IBM Takes CDP To Online Retail Channel

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In a major departure for IBM, the company is taking a product into retail. The company today is starting to offer the IBM Tivoli Continuous Data Protection for Files software through a number of online retailers, including the Web sites of Circuit City, CompUSA, Office Max and Staples, among others.

The software costs $35 per end user. The goal is to make the CDP software available to consumers for the first time, according to company officials.

The release of CDP for Files, which will be offered for download only via Digital River's online software distribution service, marks the first time in awhile IBM has pitched customers via the retail channel. Company officials say the move will not undercut its VAR and solution-provider partners because they don't target individual end users. Business partners can offer online sales through Digital River as well, IBM says.

"They don't sell to ma and pa, or even the tiny SOHOs of the world," says Chris Stakutis, CTO for IBM's emerging storage products business and the developer of the software. "We are not taking any bread away from them."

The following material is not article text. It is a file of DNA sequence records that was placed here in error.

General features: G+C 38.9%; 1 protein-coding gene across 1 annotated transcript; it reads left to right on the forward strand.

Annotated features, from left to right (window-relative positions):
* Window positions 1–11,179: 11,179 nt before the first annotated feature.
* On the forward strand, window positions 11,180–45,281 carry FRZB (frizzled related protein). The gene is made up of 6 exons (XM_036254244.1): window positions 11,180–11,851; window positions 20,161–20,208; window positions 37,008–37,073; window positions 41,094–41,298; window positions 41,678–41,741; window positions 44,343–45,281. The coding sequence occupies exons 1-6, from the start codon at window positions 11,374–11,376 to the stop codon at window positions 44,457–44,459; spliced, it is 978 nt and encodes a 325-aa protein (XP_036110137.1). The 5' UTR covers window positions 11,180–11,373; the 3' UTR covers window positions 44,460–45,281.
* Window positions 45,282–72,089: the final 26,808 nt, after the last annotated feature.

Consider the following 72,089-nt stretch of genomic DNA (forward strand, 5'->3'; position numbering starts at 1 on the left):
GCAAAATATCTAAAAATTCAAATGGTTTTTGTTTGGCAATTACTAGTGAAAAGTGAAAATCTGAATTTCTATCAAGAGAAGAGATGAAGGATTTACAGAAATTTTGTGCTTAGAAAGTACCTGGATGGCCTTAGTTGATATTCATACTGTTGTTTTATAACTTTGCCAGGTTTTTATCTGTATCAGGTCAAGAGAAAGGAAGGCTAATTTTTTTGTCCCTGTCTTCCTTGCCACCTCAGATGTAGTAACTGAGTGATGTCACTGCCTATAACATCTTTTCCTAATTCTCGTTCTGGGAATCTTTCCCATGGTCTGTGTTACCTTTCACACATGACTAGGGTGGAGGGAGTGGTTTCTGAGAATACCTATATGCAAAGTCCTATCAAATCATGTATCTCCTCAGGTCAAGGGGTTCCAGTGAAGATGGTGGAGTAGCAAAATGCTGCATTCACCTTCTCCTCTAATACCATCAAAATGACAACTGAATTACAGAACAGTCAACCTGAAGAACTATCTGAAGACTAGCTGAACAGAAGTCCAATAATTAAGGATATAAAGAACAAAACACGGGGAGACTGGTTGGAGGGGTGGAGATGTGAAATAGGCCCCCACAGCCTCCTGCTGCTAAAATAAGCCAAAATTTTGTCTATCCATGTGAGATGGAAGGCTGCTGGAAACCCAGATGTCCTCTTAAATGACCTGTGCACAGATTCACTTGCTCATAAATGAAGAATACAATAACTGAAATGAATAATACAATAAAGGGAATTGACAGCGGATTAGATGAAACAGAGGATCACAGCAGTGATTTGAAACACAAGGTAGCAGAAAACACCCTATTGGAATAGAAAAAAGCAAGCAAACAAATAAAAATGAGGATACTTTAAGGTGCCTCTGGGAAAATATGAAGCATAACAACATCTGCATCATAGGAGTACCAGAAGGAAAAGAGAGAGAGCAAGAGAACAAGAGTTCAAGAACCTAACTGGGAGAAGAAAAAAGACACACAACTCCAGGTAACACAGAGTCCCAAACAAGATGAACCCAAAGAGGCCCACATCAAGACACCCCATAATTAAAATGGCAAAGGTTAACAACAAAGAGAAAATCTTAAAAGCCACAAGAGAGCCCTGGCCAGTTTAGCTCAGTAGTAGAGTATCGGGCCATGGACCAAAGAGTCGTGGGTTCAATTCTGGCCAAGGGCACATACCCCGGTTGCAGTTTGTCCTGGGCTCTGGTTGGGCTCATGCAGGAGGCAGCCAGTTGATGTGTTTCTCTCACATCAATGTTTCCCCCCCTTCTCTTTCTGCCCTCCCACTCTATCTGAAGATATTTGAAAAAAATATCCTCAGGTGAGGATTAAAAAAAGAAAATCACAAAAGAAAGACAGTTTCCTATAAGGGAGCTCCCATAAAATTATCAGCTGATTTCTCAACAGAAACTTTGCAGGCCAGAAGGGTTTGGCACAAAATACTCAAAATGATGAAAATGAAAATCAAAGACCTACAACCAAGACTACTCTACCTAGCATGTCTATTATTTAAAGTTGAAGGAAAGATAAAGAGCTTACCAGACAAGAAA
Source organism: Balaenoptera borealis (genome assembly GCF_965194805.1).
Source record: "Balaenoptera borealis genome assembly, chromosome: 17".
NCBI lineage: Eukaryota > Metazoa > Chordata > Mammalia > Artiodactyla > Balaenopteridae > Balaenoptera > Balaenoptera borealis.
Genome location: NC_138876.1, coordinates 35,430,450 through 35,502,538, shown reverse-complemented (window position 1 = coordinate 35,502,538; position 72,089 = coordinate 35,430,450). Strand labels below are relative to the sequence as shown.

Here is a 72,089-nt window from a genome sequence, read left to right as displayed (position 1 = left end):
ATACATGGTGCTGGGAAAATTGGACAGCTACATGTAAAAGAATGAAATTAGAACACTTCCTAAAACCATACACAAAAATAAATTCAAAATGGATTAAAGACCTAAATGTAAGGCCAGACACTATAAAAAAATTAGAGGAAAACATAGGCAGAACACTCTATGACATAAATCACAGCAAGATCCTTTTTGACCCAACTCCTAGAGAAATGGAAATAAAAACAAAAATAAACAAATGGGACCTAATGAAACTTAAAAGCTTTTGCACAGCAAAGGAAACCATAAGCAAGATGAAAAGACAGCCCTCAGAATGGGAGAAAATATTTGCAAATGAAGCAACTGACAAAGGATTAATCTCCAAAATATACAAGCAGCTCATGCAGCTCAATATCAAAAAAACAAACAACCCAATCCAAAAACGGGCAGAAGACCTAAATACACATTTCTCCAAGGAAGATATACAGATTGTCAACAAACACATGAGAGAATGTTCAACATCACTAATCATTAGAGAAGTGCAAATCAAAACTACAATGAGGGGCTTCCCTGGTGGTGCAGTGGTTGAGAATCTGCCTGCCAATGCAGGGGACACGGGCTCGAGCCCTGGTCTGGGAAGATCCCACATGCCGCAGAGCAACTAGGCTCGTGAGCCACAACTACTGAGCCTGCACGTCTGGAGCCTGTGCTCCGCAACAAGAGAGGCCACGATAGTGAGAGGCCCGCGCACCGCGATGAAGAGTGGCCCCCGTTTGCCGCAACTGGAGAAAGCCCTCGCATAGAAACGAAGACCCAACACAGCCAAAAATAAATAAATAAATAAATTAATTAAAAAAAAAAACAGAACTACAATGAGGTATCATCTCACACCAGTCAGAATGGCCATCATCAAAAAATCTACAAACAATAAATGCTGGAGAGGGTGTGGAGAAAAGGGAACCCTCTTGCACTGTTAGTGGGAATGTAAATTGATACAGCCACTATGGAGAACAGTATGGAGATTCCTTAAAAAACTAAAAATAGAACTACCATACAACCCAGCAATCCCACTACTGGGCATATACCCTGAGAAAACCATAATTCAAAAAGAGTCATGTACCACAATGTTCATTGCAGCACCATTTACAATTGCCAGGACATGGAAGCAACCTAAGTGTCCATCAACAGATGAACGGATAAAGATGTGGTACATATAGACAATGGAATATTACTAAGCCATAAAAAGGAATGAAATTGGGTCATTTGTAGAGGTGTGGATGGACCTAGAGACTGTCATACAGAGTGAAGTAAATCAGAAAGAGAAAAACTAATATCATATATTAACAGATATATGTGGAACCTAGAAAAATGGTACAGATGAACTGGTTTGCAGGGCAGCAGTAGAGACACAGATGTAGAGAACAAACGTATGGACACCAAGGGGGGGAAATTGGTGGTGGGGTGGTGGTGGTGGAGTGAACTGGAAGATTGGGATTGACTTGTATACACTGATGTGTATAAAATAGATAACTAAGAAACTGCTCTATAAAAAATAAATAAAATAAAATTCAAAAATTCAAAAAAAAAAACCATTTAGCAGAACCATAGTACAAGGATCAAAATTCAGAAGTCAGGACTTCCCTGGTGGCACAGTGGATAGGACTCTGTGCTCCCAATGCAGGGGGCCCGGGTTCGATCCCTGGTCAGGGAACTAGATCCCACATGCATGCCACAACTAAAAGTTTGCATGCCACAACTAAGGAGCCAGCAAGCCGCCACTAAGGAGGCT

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For VARs, the increased visibility of IBM's CDP offering will also help. Most solution providers see the software as a means of entry into a customer account to offer a broader solution, not to make a few dollars margin on the software licenses, he says.

Stakutis did not say whether IBM plans to offer the software into traditional brick-and-mortar retail stores. Other backup and recovery products, including EMC's popular Retrospect, are offered in stores.

The idea for IBM to offer CDP for Files via online retailers came after numerous customers were asking to buy the software for their families and friends.

"We said, 'Why turn down that money?'" Stakutis says. "Anyone that uses a computer we think is a viable opportunity to use this product."

If this is successful, it could serve as a model for taking other products to the consumer channels, Stakutis says.

"This will be a pioneer product for us in a model we haven't attempted in many years," Stakutis says. "If this does as well as it looks like it will, I think we will have other products or other versions of existing products that will follow on."

Since releasing CDP for Files, IBM has added numerous new features, Stakutis says. Among them are support for individual e-mail files, support for a broader range of target devices and the ability to back up files on Web servers.